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Contact Information:
Edward S. Kisscorni, CPA
290 Suncrest Court, SW
Grandville, MI 49418

Office: 616/233-0667
Cell: 616/443-6730
Fax: 616/233-0667

Blog: www.EdKisscorni.com/Blog1
Email: Ed@EdKisscorni.com
 



 



 

 Blog 
Monday, October 18 2010

Levy of a Local School Debt Service Property Tax Was Improper

In LaFarge Midwest, Inc. v. City of Detroit, Michigan Court of Appeals, No. 289292, October 12, 2010 the levy of a local Michigan school debt service property tax on three parcels of land located within a renaissance zone was improper because the tax was not levied for the payment of obligations approved by the electors of a local governmental unit as provided by the statutory exception that allowed property located in a renaissance zone to be taxed.  The 13 mill tax was consistent with the school district electors' approval of money in school building and site bonds.  The taxpayer filed a petition with the Michigan Tax Tribunal challenging the tax on the ground that the property was subject to the renaissance zone tax provisions and exempt from the tax.

In this case, the dispute between the parties was centered on the interpretation of the applicable statutory exception to the general exemption. The city argued that the exception applied to the taxpayer's property because the taxes were "levied for the payment of principal and interest of obligations approved by the electors." The taxes were not levied for "obligations pledging the unlimited taxing power of the local governmental unit."  The city argued that the statute detailed two separate debt obligations that were excepted from the exemption and that the modifier phrase "of the local governmental unit" applied only to the second type of debt obligation for which taxes may be levied, in accord with the last antecedent rule, and not to the first type of debt obligation that was at issue in this case.  The taxpayer argued to the contrary that the phrase "of the local governmental unit" applied and modified both types of debt obligations consistent with the plain language and purpose of the renaissance zone tax provisions.  Therefore, according to the taxpayer, because the applicable statute itself required a different interpretation than would be accorded by the last antecedent rule, that rule did not apply.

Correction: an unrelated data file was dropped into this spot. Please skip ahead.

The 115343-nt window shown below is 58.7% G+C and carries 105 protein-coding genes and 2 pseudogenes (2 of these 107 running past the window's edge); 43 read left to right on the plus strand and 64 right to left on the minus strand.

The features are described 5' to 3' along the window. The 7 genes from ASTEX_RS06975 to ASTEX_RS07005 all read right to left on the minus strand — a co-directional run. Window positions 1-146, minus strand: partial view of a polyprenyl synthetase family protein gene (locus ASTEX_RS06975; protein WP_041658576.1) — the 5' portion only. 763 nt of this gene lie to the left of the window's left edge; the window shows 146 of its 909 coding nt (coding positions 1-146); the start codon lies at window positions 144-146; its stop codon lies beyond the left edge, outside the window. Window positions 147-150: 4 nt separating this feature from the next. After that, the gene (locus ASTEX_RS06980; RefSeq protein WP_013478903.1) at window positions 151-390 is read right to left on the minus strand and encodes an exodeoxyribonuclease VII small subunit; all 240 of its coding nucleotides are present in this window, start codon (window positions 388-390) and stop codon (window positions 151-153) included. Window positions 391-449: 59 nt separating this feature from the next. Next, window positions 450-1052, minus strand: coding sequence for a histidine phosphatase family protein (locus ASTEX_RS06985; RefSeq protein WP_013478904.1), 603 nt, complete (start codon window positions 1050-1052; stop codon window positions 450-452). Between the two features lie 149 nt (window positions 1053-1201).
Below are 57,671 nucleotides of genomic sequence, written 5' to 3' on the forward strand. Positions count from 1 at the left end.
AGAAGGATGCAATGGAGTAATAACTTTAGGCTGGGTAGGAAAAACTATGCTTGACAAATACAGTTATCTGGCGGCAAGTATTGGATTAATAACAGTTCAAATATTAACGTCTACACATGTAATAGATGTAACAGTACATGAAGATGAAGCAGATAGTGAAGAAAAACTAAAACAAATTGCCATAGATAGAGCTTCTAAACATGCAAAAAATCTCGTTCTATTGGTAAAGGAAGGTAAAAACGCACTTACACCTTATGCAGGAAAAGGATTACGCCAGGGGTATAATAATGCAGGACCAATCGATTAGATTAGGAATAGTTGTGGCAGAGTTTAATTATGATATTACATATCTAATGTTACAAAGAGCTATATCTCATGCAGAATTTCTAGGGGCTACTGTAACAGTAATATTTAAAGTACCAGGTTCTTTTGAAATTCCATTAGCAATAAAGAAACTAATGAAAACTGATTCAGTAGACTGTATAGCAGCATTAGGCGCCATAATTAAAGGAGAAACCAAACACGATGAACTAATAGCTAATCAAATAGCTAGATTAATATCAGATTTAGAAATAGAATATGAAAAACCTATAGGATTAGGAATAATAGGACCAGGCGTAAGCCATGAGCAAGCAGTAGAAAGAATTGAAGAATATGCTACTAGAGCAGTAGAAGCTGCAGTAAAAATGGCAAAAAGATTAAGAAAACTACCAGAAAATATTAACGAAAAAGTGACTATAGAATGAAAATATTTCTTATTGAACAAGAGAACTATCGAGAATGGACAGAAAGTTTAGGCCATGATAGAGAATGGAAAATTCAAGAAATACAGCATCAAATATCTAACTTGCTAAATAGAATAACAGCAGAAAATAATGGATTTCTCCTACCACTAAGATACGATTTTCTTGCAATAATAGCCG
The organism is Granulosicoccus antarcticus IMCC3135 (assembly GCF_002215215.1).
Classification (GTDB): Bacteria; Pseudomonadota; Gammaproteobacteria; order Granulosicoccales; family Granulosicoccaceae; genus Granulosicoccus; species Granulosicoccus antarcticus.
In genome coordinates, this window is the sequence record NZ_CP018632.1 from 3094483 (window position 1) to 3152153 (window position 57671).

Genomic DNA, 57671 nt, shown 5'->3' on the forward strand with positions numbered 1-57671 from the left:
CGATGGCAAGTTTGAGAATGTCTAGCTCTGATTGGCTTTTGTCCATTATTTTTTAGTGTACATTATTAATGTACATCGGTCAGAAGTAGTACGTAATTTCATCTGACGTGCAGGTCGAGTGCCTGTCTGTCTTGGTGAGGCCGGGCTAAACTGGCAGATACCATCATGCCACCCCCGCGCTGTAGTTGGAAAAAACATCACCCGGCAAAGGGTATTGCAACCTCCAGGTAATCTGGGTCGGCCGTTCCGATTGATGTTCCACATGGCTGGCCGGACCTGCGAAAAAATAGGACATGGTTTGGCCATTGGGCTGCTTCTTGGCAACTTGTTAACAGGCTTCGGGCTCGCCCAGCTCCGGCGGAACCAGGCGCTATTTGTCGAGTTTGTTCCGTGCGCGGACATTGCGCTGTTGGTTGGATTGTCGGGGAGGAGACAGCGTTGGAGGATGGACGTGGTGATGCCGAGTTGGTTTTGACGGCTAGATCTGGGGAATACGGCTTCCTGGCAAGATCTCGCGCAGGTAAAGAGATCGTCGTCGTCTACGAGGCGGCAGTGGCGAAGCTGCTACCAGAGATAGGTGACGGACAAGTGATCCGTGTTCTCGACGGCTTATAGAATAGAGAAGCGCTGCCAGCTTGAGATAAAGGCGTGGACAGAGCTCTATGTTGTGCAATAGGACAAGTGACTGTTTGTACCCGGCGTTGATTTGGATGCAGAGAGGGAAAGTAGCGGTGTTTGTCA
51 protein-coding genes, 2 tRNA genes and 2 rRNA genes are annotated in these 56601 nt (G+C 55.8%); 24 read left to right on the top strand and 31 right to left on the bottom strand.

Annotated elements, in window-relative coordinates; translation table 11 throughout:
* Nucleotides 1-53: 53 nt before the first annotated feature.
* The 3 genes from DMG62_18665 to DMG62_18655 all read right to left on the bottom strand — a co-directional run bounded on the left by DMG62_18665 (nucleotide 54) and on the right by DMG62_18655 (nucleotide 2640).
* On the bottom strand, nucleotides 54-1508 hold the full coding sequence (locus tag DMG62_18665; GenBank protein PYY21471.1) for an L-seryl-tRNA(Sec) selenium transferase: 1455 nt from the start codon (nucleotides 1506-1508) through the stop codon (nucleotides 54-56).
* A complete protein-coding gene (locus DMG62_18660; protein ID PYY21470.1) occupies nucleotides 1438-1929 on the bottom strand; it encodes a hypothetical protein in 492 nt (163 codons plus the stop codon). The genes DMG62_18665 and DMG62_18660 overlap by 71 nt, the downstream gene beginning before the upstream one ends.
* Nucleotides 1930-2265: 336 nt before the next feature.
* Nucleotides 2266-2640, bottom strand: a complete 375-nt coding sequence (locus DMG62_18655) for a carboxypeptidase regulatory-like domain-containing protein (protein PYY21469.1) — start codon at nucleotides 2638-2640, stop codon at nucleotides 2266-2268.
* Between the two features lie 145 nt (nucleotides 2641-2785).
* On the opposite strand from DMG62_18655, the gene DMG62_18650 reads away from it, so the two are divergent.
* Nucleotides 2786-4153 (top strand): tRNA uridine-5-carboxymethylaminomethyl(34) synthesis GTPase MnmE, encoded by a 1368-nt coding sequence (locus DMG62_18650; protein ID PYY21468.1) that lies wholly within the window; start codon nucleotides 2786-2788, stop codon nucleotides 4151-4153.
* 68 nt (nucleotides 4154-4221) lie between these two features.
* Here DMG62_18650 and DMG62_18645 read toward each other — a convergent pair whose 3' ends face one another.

After applying the conventional means of statutory interpretation, the Michigan Court of Appeals concluded that the phrase "of the local governmental unit" clearly applied to both the "obligations approved by the electors" and the "obligations pledging the unlimited taxing power." There was no ambiguity. Therefore, the Tax Tribunal correctly held that the definition of "local governmental unit" did not include school districts, and the city was properly ordered to remove the school debt service tax from the taxes charged to the taxpayer's property and refund any overpaid taxes.

Posted by: AT 10:11 am   |  Permalink   |  0 Comments  |  Email
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